|54-49 (2nd place, NL Central)
42-60 (5th place, NL Central)
|Game 1||)||vs.||(7-7, 5.00)|
|vs. Cubs||(2-0, 2.92)||vs. Brewers||(0-0, 0.00)|
|Game 2||Zack Greinke (7-4, 4.84)||vs.||Carlos Zambrano (7-5, 4.70)|
|vs. Cubs||(0-1, 10.13)||vs. Brewers||(1-1, 6.75)|
|Game 3||Shaun Marcum (9-3, 3.35)||vs.||Randy Wells (2-3, 6.17)|
|vs. Cubs||(0-0, ---)||vs. Brewers||(0-0, 3.00)|
Here's a quick look at available tickets for this homestand:
As always, you can find more information regarding those tickets on the BCB/TiqIQ page.
This is the third meeting between these two teams in 2011, so it's time to take a look at the best performances by Brewer pitchers. As always, these games are sorted by WPA.
5. Doug Davis, August 31, 2003: +.548 WPA
It's nice to remember a positive moment from the early 2000's, isn't it? They don't come along often.
The 2003 Brewers entered this game in fifth place, 12 games back in the NL Central and left the same way but at least they were able to take a game from the Cubs, who were still fighting for the division lead. Doug Davis had a great game on this day, shutting out the Cubs at Wrigley for 8.1 innings while allowing just five hits and two walks, striking out five.
His WPA score for this game would probably be higher if he hadn't been removed after allowing a hit with one out in the ninth. Dan Kolb came in to record the final two outs in a 2-0 Brewer win. Scott Podsednik was on base four times (three hits and a walk) and scored a run.
Follow the jump for the rest.
4. Carlos Villanueva, April 23, 2007: +.556 WPA
It's pretty rare for a relief appearance to show up on one of these lists, but this was a really good relief appearance.
The Brewers had fallen behind 4-0 early on this day, but rallied to tie the game at four in the eighth behind home runs from J.J. Hardy and Prince Fielder. With a tie game in the bottom of the eighth, Ned Yost turned to Carlos Villanueva to keep things close and he was about as good as one could have hoped for. He escaped a two on, two out situation in the eighth, retired the side in order in the ninth, pitched out of trouble again in the tenth, laid down a sac bunt in the top of the eleventh and held the Cubs scoreless again in the bottom half. All told, he pitched four scoreless innings in relief, allowing the Brewers to pick up a win when Prince Fielder homered in the 12th.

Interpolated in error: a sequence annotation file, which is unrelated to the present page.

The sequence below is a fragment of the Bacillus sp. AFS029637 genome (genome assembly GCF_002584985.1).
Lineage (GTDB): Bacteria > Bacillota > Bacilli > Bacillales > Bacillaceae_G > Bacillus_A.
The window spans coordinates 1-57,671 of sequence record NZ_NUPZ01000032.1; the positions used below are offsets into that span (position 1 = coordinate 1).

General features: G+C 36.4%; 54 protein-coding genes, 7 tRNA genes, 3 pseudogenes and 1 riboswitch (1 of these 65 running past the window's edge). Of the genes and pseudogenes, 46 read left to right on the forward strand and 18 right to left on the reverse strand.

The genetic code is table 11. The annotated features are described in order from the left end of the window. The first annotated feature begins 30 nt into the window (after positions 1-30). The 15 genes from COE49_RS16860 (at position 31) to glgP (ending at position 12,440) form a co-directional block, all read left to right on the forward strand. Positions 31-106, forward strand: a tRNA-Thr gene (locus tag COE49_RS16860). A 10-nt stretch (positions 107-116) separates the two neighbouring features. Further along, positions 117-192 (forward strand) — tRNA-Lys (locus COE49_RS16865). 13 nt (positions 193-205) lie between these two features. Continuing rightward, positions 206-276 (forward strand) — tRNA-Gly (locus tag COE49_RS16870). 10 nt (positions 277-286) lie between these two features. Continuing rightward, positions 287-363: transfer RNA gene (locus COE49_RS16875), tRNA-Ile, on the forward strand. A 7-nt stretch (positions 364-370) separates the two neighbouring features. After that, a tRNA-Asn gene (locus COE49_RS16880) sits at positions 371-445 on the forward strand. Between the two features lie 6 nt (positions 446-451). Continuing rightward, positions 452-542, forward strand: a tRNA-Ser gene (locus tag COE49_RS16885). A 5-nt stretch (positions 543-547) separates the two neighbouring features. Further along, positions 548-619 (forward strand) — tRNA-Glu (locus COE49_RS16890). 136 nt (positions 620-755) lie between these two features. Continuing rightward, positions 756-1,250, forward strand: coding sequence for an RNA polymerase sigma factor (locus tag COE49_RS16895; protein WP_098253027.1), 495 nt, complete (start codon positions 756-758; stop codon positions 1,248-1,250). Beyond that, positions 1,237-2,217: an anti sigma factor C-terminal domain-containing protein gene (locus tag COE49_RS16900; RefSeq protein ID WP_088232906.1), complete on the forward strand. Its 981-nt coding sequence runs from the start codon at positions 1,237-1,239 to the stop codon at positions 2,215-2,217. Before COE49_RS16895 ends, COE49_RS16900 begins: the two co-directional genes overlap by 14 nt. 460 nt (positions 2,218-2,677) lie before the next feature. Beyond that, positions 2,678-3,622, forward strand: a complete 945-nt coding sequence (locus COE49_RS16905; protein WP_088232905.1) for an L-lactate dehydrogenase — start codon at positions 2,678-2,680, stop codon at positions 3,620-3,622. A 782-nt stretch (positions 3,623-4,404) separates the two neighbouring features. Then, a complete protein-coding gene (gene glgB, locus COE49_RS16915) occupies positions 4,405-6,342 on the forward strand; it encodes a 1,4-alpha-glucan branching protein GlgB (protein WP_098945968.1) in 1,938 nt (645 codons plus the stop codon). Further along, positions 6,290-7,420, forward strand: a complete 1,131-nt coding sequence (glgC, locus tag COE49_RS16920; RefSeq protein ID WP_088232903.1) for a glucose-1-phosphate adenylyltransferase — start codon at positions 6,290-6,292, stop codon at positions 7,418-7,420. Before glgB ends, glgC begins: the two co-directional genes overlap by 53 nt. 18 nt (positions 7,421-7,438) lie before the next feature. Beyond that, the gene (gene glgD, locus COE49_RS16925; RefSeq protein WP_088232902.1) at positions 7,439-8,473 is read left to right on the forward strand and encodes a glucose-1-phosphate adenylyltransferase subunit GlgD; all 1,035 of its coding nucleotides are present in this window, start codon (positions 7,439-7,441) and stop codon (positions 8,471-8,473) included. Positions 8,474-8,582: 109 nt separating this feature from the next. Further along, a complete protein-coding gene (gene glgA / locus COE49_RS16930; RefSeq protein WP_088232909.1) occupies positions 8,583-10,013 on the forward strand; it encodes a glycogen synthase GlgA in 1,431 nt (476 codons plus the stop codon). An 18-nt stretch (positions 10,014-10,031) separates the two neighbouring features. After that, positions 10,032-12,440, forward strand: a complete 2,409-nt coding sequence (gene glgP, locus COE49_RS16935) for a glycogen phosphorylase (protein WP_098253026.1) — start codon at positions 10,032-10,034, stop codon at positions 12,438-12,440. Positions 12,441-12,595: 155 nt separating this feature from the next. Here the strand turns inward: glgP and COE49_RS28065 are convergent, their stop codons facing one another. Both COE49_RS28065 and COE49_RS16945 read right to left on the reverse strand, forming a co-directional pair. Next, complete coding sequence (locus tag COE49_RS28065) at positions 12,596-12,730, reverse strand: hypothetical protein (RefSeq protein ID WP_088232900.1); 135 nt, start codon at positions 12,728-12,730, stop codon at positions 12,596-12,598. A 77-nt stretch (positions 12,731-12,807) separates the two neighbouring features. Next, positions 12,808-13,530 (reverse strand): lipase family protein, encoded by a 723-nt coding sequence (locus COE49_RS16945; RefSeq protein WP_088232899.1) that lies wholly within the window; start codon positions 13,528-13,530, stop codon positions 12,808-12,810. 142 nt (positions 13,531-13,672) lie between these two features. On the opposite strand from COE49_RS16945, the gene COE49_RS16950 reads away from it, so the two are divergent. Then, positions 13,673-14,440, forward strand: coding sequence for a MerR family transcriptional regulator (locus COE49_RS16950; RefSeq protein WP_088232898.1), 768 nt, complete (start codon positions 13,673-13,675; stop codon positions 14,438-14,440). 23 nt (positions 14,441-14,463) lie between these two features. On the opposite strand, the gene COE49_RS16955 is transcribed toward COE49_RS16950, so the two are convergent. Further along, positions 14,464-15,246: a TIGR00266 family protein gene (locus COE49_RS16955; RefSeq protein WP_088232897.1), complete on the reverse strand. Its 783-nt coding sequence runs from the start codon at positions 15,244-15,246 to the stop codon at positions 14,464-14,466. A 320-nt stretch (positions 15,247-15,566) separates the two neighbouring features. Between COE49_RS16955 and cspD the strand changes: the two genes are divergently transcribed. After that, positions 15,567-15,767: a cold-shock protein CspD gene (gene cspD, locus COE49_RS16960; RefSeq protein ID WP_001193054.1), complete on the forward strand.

3. Ruben Quevedo, June 5, 2002: +.578 WPA
There's one "wait, what?" moment on nearly every one of these lists. Quevedo, who was also one of the Brewers' best pitchers against the Padres, is that moment on this list.
Quevedo, a former Cub, was pitching his only full season in the majors in 2002 and was on the only real hot streak of his major league career: He had allowed just three earned runs while pitching seven innings or more in each of his previous four starts, good for a 0.88 ERA. And on this day he stayed hot against his former team.
On a Wednesday afternoon at Miller Park Quevedo pitched eight scoreless innings, allowing just three hits and striking out eleven while walking none. He's easily the most unlikely of the ten pitchers in franchise history who have struck out eleven or more without giving up a free pass.
Unfortunately, as was typically the case with Quevedo, something went wrong on the way to the buffet. The Brewers only scored one run on his behalf, and three Brewer relievers combined to allow five runs in the ninth and tenth innings to give the Cubs a 5-1 win.
2. Chris Capuano, July 6, 2006: +.595 WPA
If you're a frequent reader of these posts, you might notice that Chris Capuano shows up a lot. Despite the fact that we've only done "best pitcher games against (team)" a handful of times, this is Capuano's fourth appearance. (He pitched one of the Brewers' best games against the Rockies, Reds and Nationals too.)
This was actually the best of those four games. On a July night at Miller Park, Capuano held the Cubs to just six hits, walked none and struck out three, pitching a complete game shutout. He also outdueled Greg Maddux, who at that point already had 318 career wins. Rickie Weeks and Geoff Jenkins had RBI hits in the fifth inning to give the Crew a 2-0 win.
The win was the second of two complete game shutouts for Capuano against the Cubs in 2006. They were the only two shutouts of his career.
1. Jeff D'Amico, July 1, 2000: +.600 WPA
If you skipped this game, you can probably be forgiven. The two teams entered play this day a combined 29 games under .500, over 30 games out of first place in the NL Central before the All Star break. Only the woeful Astros (who lost on this day to drop to 27-53) stood between these two teams and last place in a division the Cardinals were running away with.
With that said, 37,176 fans showed up at County Stadium on a Saturday night anyway and got to witness a great pitching performance by Jeff D'Amico. He was making his first start in nearly a month and just his sixth since injuries had cost him all of the 1998 and 1999 seasons. On this day he needed just 89 pitches to shut out the Cubs for eight innings, allowing just two hits and a walk while striking out four.
The Brewers scored a run in the fourth on Charlie Hayes' RBI single and three more in the eighth on a Geoff Jenkins triple and wild pitch to win 4-0.